Zimzum: God and the Origin of the World by Christoph Schulte
Translator: Corey Twitchell
Jewish Culture and Contexts
The Hebrew word zimzum originally means “contraction,” “withdrawal,” “retreat,” “limitation,” and “concentration.” In Kabbalah, zimzum is a term for God’s self-limitation, done before creating the world to create the world. Jewish mystic Isaac Luria coined this term in Galilee in the sixteenth century, positing that the God who was “Ein-Sof,” unlimited and omnipresent before creation, must concentrate himself in the zimzum and withdraw in order to make room for the creation of the world in God’s own center. At the same time, God also limits his infinite omnipotence to allow the finite world to arise. Without the zimzum there is no creation, making zimzum one of the basic concepts of Judaism.
The Lurianic doctrine of the zimzum has been considered an intellectual showpiece of the Kabbalah and of Jewish philosophy. The teaching of the zimzum has appeared in the Kabbalistic literature across Central and Eastern Europe, perhaps most famously in Hasidic literature up to the present day and in philosopher and historian Gershom Scholem’s epoch-making research on Jewish mysticism. The Zimzum has fascinated Jewish and Christian theologians, philosophers, and writers like no other Kabbalistic teaching. This can be seen across the philosophy and cultural history of the twentieth century as it gained prominence among such diverse authors and artists as Franz Rosenzweig, Hans Jonas, Isaac Bashevis Singer, Harold Bloom, Barnett Newman, and Anselm Kiefer.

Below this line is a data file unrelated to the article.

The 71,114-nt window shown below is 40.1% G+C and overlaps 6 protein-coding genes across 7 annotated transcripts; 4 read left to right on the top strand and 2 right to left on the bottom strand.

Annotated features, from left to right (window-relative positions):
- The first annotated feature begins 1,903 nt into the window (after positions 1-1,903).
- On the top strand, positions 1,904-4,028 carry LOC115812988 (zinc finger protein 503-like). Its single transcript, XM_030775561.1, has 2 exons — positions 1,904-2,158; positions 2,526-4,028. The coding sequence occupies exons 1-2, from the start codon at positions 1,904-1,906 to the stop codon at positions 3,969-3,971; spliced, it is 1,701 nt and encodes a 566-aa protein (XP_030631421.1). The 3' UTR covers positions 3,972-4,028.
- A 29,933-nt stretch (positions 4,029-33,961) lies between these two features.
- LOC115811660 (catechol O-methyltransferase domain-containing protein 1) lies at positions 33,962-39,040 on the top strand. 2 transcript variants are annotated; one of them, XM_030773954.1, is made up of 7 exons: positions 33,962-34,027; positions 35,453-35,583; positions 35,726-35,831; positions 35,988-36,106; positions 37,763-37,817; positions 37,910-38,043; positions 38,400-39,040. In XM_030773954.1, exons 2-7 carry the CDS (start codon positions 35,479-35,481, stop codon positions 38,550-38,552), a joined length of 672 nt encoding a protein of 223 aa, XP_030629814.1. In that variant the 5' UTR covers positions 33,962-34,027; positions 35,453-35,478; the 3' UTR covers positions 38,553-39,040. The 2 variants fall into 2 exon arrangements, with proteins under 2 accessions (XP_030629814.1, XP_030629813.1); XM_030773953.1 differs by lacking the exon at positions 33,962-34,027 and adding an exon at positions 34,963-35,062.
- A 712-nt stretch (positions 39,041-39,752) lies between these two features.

This book follows the traces of the zimzum across the Jewish and Christian intellectual history of Europe and North America over more than four centuries, where Judaism and Christianity, theosophy and philosophy, divine and human, mysticism and literature, Kabbalah and the arts encounter, mix, and cross-fertilize the interpretations and appropriations of this doctrine of God’s self-entanglement and limitation.
Year first published: 2023